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Travers Smith's Alternative Insights: Brexit and immigration rules

Travers Smith's Alternative Insights: Brexit and immigration rules

Overview

A regular briefing for the alternative asset management industry. 

The UK government is determined that a post-Brexit Britain should continue to be a world-leading financial centre.  Recent announcements – including a call for evidence on the UK funds regime, and a consultation on asset-holding companies – lend support to that ambition.  But many in the finance community believe that policymakers will have to work very hard if they are to make up for the costs of Brexit, and to capitalise on the opportunities.  Britain's openness to skilled workers is a critical component in that mix:  as an international hub, drawing on a diverse, multi-national workforce, the alternative asset management industry needs the government to take a pragmatic approach to immigration rules.

Brexit – and, in particular, the UK's decision to end freedom of movement for EU citizens coming to live and work in the UK – will inevitably make it harder for UK businesses to recruit EU nationals. However, it is not yet clear how big the impact will be for alternative asset managers: the relatively high levels of remuneration and skills of those working in the industry means that it is unlikely that the UK's new rules – now effectively the same for EU and non-EU nationals – will stop firms from getting visas for foreign recruits. In fact, it may now be easier for those coming from outside Europe than it was before. (Unfortunately, the position will be more difficult to manage for many UK-based portfolio companies. Recruitment may be a particular headache for businesses in sectors that have been heavily reliant on EU workers who may not meet the minimum skills and remuneration thresholds which the new rules set.)

Of course, COVID has meant that the new system has not yet been properly tested, but employers who prepare now for the post-Brexit regime – including by becoming a registered sponsor, so that they can certify that prospective employees meet the "skilled worker" requirements to obtain the requisite visa – will be well-placed to get the paperwork through relatively quickly. At the same time, firms that had EU nationals living and working in the UK before the end of last year can help those employees by encouraging them to apply for settled or pre-settled status by 30 June 2021.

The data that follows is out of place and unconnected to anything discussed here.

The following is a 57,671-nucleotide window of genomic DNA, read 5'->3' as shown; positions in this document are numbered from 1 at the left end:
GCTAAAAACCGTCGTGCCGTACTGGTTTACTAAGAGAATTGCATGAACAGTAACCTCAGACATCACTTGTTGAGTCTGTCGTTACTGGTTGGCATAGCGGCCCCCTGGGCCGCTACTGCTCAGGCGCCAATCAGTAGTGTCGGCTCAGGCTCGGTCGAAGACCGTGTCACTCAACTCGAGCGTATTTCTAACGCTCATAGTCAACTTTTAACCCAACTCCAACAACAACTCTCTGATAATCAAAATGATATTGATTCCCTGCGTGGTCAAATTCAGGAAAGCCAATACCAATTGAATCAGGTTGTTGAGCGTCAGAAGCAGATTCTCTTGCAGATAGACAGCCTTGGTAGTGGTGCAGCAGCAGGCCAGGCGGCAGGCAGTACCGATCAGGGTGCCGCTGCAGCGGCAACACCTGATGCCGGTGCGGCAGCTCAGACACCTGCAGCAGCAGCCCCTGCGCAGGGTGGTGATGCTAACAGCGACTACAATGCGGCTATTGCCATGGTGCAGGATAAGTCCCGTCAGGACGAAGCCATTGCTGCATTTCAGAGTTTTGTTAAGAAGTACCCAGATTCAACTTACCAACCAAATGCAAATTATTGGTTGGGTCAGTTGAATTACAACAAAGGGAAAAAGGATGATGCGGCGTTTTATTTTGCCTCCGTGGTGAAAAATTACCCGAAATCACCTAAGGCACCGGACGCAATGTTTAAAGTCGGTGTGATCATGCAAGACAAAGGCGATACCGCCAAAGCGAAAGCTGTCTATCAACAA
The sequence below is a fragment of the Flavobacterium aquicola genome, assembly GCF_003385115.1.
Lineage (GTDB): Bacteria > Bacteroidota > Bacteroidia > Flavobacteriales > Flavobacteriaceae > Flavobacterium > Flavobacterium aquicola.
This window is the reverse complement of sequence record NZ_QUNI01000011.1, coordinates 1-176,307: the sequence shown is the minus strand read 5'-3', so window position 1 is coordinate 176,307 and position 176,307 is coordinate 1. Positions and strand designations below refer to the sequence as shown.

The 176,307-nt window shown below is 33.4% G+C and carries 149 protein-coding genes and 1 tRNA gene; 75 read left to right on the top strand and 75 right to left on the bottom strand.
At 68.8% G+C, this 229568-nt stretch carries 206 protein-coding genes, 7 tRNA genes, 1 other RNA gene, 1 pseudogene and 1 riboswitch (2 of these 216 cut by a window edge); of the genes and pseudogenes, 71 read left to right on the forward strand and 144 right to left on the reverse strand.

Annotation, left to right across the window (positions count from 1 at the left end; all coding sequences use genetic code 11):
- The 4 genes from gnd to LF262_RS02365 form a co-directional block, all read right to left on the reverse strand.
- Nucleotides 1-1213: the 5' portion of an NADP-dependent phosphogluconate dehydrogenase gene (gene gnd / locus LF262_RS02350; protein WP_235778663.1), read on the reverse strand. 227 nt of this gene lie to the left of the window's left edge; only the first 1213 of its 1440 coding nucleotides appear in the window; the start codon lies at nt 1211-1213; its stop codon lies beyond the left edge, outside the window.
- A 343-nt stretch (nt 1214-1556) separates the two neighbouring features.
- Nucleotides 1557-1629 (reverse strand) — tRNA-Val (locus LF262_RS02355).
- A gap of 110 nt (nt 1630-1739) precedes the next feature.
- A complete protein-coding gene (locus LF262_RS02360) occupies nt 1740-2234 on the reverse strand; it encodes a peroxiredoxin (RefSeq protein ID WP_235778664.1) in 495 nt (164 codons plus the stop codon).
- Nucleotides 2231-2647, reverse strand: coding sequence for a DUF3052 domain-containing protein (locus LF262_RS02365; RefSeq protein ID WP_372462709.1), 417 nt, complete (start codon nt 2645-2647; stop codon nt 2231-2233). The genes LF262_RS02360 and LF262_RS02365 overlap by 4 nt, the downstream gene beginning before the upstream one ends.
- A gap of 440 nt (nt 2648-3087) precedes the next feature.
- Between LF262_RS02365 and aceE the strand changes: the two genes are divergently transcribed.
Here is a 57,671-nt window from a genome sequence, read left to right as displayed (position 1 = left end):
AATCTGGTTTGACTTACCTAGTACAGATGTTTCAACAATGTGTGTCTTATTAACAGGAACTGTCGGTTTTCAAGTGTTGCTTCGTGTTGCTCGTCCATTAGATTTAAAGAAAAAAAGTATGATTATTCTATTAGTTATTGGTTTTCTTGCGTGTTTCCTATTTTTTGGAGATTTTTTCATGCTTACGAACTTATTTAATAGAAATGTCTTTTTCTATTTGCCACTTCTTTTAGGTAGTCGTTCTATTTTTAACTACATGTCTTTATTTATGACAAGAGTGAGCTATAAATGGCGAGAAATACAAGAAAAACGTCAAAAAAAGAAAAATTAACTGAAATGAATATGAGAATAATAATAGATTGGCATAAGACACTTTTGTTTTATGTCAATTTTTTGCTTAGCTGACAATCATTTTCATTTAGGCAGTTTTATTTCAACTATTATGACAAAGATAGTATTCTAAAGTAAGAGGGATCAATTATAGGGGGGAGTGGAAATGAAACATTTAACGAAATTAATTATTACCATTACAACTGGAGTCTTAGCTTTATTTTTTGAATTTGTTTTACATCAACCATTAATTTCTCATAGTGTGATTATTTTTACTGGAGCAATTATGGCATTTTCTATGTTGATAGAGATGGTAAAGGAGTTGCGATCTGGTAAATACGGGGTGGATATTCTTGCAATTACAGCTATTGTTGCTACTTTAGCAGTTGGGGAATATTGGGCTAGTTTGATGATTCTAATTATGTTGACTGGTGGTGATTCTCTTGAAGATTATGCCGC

Time will tell how well the system operates in practice and, indeed, whether the longer-term effect of Brexit will be to make EU nationals more reluctant to apply for jobs in the UK. At the same time, some UK asset managers will be looking to build a bigger presence in the EU, perhaps reducing the need for EU staff to come to the UK.  Many firms have already concluded that a base in the EU will make it easier to market investment products across Europe, and it is likely that more of the activity of UK-headquartered firms will shift there in the coming years.

...the relatively high levels of remuneration and skills of those working in the industry means that it is unlikely that the UK's new rules – now effectively the same for EU and non-EU nationals – will stop firms from getting visas for foreign recruits. In fact, it may now be easier for those coming from outside Europe than it was before...

That shift in activity to continental Europe will be made more difficult because UK passport-holders now need to study the business visitor rules and visa requirements in each jurisdiction. The EU does not have a uniform set of rules, so country-by-country advice is needed and this is something that we are being asked to advise clients on more and more frequently. There will also be a need to monitor time spent in the Schengen area: UK nationals can only stay for 90 days in a rolling 180 day period. The common travel area between the UK and Ireland may become more important, especially for firms that opt to put their EU base in Dublin.

Tax is, as usual, a complicating factor.  Getting the tax right is critical to a smooth transition of a team member to working in a new country, and that is further complicated where the individual does not move to work full time in a new jurisdiction, but instead carries out part of their role there – travelling back-and-forth as required. There was some welcome post-Brexit news when all members of the EU signed-up to consistent rules on operating social security measures. However, there are many other things for asset managers to consider, including the impact of the move on the individual's overall compensation package – the taxation of their bonuses, their share options, restricted stocks and carried interest where relevant. The business may have to operate local payroll taxes and consider whether the employee's activity in another country creates a new taxable presence there for the asset management house.

When business travel finally returns, the rules will have changed. If the UK government follows through on its commitment to allow foreign nationals with appropriate skills to obtain working visas quickly and easily, there will be manageable additional red tape and corresponding costs from new immigration rules, and some opportunity to take advantage of liberalised rules for non-EU migrants. But there is little that the UK government can do to ease the tax and compliance burden on firms that want their UK-based employees to travel across Europe, or to re-locate to an EU member state.  For those firms, new procedures and clear advice is the best preparation for life after lockdown.

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TRAVERS SMITH'S ALTERNATIVE ASSET MANAGEMENT & SUSTAINABILITY INSIGHTS

A series of regular briefings for the alternative asset management industry.

TRAVERS SMITH'S ALTERNATIVE ASSET MANAGEMENT & SUSTAINABILITY INSIGHTS